The Name of the Flower by Kuniko Mukoda

The title of this collection comes from the very first short story. Kuniko Mukoda writes piercing vignettes of Japanese life which are really not so different from anyone’s life; we all have longings, insecurities, or choices we regret. The lives we lead are highlighted in her work, each story becoming an irony to ponder and reflect on when finished.
In “The Name of the Flower” a woman who has taught her husband everything about flower arranging discovers he is seeing a woman who is named after a flower…
In “Small Change” a mouse-like man named Shoji falls in love with a large, thick-waisted, girl who at the end of the story undergoes surgery to change her appearance…
In “I Doubt It” a man sits by his father’s bedside in the hospital, struck by the horrible stench coming from his father’s mouth, noting at the end of his reflections that he really is no different himself…
In “The Otter” Takuji unwillingly compares his wife to an otter because “otters love to tease. Apparently they kill numerous fish, not for eating, but just for the fun of it.”
Each story in this collection, and there are nine more I haven’t summarized here lest I spoil them, is an episode in itself. It came as no surprise to me to discover that Mukoda wrote radio scripts to support her hobbies of skiing, mountaineering and traveling. By the 1970’s she was one of the most sought after scriptwriters in Japan. Yet, she is also known for her essays and short stories. Mukoda earned the Naoki Prize for Popular Fiction with “The Name of The Flower”, “The Otter”, and “I Doubt It.”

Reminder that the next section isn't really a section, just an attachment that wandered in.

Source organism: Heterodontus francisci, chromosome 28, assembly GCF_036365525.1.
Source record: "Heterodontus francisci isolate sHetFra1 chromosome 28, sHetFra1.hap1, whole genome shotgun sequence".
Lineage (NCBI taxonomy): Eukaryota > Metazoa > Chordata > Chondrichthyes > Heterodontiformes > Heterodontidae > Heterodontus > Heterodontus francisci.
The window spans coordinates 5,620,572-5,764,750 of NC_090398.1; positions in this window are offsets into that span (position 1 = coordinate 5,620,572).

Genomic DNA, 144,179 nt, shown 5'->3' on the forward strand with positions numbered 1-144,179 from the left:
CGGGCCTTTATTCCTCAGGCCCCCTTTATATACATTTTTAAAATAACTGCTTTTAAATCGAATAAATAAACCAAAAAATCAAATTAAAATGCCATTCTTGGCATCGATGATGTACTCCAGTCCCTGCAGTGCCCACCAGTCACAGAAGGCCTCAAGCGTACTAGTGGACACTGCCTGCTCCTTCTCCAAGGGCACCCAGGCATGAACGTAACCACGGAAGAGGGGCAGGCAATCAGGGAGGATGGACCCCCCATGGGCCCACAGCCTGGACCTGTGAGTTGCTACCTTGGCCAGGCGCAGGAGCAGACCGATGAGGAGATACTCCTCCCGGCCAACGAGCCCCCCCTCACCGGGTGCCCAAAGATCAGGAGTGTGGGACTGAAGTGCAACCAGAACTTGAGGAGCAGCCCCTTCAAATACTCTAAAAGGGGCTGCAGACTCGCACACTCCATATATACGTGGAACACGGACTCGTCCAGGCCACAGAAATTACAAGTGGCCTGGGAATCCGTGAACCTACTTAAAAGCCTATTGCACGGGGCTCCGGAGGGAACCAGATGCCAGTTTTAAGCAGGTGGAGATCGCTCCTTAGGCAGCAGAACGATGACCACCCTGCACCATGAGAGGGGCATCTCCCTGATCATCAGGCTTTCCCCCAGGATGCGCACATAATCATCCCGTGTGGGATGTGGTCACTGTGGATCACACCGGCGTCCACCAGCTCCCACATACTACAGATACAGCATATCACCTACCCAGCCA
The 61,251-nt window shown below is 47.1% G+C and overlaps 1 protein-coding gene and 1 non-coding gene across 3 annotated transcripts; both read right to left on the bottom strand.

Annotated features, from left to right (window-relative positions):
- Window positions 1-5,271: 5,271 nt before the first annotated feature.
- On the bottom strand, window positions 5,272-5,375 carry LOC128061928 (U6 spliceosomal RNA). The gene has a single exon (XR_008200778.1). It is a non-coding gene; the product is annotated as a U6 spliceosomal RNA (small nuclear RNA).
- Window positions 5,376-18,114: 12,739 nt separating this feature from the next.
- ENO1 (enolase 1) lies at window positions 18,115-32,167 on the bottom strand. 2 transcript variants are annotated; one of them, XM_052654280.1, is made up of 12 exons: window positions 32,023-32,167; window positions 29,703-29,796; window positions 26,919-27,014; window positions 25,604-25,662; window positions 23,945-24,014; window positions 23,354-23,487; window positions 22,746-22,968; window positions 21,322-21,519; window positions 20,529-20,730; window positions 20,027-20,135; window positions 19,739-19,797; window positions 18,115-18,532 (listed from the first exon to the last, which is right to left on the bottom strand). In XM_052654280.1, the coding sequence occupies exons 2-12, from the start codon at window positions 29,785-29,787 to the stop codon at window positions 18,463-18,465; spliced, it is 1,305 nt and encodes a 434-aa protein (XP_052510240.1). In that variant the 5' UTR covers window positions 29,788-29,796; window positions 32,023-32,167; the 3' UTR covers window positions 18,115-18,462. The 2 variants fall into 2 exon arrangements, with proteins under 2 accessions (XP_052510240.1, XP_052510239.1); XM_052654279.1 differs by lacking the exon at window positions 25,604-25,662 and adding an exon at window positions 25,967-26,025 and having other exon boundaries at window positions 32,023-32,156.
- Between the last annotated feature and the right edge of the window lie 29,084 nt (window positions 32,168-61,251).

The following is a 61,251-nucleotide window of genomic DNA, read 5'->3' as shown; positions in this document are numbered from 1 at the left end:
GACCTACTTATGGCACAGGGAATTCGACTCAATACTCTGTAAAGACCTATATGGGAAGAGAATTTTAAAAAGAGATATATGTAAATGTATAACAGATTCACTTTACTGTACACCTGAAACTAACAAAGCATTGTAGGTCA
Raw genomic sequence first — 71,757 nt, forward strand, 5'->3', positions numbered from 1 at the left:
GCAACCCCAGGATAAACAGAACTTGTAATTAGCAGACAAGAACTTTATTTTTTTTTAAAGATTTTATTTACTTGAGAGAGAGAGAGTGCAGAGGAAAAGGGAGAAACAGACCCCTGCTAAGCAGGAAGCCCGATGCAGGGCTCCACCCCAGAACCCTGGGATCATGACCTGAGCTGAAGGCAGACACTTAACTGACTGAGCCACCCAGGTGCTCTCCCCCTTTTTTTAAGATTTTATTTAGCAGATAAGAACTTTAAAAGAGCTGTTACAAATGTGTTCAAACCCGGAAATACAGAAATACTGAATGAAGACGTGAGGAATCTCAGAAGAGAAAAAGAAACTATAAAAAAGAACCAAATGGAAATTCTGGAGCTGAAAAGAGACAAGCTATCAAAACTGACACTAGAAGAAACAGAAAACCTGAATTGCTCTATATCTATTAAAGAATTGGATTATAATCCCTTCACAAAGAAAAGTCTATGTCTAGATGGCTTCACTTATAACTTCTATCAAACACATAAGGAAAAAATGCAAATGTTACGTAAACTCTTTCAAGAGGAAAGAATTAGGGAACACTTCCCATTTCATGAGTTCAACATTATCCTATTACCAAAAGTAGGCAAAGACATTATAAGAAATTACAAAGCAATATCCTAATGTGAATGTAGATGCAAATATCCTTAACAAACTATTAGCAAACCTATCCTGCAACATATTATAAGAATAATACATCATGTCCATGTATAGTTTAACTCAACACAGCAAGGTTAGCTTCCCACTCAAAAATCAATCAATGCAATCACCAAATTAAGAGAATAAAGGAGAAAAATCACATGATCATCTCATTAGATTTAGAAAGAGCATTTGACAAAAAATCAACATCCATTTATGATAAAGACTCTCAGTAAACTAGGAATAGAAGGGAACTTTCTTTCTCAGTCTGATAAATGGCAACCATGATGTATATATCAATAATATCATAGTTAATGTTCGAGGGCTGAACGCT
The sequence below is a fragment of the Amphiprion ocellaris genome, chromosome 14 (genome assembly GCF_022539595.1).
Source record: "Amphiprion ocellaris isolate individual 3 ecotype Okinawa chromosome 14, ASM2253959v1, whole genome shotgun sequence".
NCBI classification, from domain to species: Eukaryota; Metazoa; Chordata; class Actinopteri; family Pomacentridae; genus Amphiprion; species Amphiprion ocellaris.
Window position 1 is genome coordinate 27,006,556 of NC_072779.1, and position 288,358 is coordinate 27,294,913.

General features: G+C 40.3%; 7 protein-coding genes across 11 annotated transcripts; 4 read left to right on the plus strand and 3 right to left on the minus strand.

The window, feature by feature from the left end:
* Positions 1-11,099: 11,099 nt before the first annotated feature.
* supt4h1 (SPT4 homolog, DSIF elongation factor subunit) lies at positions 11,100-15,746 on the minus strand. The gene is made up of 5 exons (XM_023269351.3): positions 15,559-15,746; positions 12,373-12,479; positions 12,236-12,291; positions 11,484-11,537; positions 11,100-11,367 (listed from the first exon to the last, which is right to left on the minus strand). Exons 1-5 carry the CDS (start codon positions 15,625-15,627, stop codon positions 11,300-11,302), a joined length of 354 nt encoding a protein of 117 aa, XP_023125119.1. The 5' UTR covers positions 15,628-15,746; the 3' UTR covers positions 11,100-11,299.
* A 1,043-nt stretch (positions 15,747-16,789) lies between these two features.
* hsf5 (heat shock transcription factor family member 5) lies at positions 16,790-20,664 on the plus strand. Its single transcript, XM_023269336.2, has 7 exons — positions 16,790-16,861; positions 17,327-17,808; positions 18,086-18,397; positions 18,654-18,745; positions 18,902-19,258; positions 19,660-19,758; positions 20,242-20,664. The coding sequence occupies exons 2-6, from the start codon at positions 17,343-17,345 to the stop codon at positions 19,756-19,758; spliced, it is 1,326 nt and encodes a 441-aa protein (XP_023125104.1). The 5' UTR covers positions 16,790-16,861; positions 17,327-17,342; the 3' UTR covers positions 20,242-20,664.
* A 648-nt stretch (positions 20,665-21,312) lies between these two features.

I can’t tell you how much I’ve enjoyed reading her work this weekend. Thank you to Stone Bridge Press for sending me this collection of Japanese stories. I’d like to pass it on to another lover of Japanese fiction. Simply leave a comment if you wish to be considered for the give away, which is international, of course.

1.27.13 I have decided to give this book to Tony for his outstanding idea to host January in Japan. He has made it a marvelous month, filled with all kinds of information about Japanese authors and literature, and I am thrilled to add this book to his collection. Thank you, Tony.